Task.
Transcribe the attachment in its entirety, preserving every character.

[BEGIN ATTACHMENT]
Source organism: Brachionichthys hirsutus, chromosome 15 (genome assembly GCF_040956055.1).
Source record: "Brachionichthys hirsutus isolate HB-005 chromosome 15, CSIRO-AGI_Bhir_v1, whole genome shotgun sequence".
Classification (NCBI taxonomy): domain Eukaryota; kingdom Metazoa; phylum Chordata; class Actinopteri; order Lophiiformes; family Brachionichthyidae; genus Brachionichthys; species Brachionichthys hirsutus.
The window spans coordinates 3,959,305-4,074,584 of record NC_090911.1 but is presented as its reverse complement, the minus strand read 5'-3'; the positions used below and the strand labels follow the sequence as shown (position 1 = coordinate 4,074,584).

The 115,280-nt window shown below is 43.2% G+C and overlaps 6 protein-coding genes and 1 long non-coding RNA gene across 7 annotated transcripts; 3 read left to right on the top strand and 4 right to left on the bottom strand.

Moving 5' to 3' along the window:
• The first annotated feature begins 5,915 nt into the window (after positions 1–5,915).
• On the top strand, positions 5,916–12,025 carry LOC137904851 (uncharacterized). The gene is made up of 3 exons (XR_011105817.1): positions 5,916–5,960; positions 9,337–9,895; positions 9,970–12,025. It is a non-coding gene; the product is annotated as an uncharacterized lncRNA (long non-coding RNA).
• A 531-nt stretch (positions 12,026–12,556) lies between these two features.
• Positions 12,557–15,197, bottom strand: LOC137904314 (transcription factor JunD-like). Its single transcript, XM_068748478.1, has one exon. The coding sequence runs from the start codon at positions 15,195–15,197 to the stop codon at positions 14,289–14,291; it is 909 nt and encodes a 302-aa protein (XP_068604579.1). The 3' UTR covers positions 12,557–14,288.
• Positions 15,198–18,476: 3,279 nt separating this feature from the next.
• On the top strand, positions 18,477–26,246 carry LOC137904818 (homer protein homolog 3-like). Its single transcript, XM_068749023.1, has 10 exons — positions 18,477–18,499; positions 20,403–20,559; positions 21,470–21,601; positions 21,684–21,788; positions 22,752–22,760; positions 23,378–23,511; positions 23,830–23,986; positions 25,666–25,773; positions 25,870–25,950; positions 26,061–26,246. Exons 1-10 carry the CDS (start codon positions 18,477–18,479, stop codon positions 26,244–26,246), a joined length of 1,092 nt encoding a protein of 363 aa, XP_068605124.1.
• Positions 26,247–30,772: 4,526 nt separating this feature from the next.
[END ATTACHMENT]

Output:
Source organism: Brachionichthys hirsutus, chromosome 15 (genome assembly GCF_040956055.1).
Source record: "Brachionichthys hirsutus isolate HB-005 chromosome 15, CSIRO-AGI_Bhir_v1, whole genome shotgun sequence".
Classification (NCBI taxonomy): domain Eukaryota; kingdom Metazoa; phylum Chordata; class Actinopteri; order Lophiiformes; family Brachionichthyidae; genus Brachionichthys; species Brachionichthys hirsutus.
The window spans coordinates 3,959,305-4,074,584 of record NC_090911.1 but is presented as its reverse complement, the minus strand read 5'-3'; the positions used below and the strand labels follow the sequence as shown (position 1 = coordinate 4,074,584).

The 115,280-nt window shown below is 43.2% G+C and overlaps 6 protein-coding genes and 1 long non-coding RNA gene across 7 annotated transcripts; 3 read left to right on the top strand and 4 right to left on the bottom strand.

Moving 5' to 3' along the window:
• The first annotated feature begins 5,915 nt into the window (after positions 1–5,915).
• On the top strand, positions 5,916–12,025 carry LOC137904851 (uncharacterized). The gene is made up of 3 exons (XR_011105817.1): positions 5,916–5,960; positions 9,337–9,895; positions 9,970–12,025. It is a non-coding gene; the product is annotated as an uncharacterized lncRNA (long non-coding RNA).
• A 531-nt stretch (positions 12,026–12,556) lies between these two features.
• Positions 12,557–15,197, bottom strand: LOC137904314 (transcription factor JunD-like). Its single transcript, XM_068748478.1, has one exon. The coding sequence runs from the start codon at positions 15,195–15,197 to the stop codon at positions 14,289–14,291; it is 909 nt and encodes a 302-aa protein (XP_068604579.1). The 3' UTR covers positions 12,557–14,288.
• Positions 15,198–18,476: 3,279 nt separating this feature from the next.
• On the top strand, positions 18,477–26,246 carry LOC137904818 (homer protein homolog 3-like). Its single transcript, XM_068749023.1, has 10 exons — positions 18,477–18,499; positions 20,403–20,559; positions 21,470–21,601; positions 21,684–21,788; positions 22,752–22,760; positions 23,378–23,511; positions 23,830–23,986; positions 25,666–25,773; positions 25,870–25,950; positions 26,061–26,246. Exons 1-10 carry the CDS (start codon positions 18,477–18,479, stop codon positions 26,244–26,246), a joined length of 1,092 nt encoding a protein of 363 aa, XP_068605124.1.
• Positions 26,247–30,772: 4,526 nt separating this feature from the next.